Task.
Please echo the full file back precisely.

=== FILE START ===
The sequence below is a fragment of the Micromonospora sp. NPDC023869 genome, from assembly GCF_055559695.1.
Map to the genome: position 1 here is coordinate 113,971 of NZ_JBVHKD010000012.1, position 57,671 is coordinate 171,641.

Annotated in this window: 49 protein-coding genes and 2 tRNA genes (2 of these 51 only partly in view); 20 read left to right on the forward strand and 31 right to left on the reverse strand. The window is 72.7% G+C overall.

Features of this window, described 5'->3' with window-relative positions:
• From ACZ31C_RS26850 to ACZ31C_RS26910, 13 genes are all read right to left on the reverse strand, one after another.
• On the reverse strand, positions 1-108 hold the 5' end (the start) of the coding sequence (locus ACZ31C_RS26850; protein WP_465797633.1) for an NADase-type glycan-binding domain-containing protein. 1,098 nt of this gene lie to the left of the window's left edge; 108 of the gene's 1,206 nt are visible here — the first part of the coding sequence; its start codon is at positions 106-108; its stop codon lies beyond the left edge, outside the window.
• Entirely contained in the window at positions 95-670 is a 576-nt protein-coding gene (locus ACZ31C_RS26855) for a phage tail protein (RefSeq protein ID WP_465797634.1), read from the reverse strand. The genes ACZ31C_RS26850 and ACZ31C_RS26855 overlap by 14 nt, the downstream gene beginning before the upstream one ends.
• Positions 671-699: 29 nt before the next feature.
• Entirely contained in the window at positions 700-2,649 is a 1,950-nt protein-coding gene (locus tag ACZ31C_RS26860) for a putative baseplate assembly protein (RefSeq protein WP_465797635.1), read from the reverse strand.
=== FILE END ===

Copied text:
The sequence below is a fragment of the Micromonospora sp. NPDC023869 genome, from assembly GCF_055559695.1.
Map to the genome: position 1 here is coordinate 113,971 of NZ_JBVHKD010000012.1, position 57,671 is coordinate 171,641.

Annotated in this window: 49 protein-coding genes and 2 tRNA genes (2 of these 51 only partly in view); 20 read left to right on the forward strand and 31 right to left on the reverse strand. The window is 72.7% G+C overall.

Features of this window, described 5'->3' with window-relative positions:
• From ACZ31C_RS26850 to ACZ31C_RS26910, 13 genes are all read right to left on the reverse strand, one after another.
• On the reverse strand, positions 1-108 hold the 5' end (the start) of the coding sequence (locus ACZ31C_RS26850; protein WP_465797633.1) for an NADase-type glycan-binding domain-containing protein. 1,098 nt of this gene lie to the left of the window's left edge; 108 of the gene's 1,206 nt are visible here — the first part of the coding sequence; its start codon is at positions 106-108; its stop codon lies beyond the left edge, outside the window.
• Entirely contained in the window at positions 95-670 is a 576-nt protein-coding gene (locus ACZ31C_RS26855) for a phage tail protein (RefSeq protein ID WP_465797634.1), read from the reverse strand. The genes ACZ31C_RS26850 and ACZ31C_RS26855 overlap by 14 nt, the downstream gene beginning before the upstream one ends.
• Positions 671-699: 29 nt before the next feature.
• Entirely contained in the window at positions 700-2,649 is a 1,950-nt protein-coding gene (locus tag ACZ31C_RS26860) for a putative baseplate assembly protein (RefSeq protein WP_465797635.1), read from the reverse strand.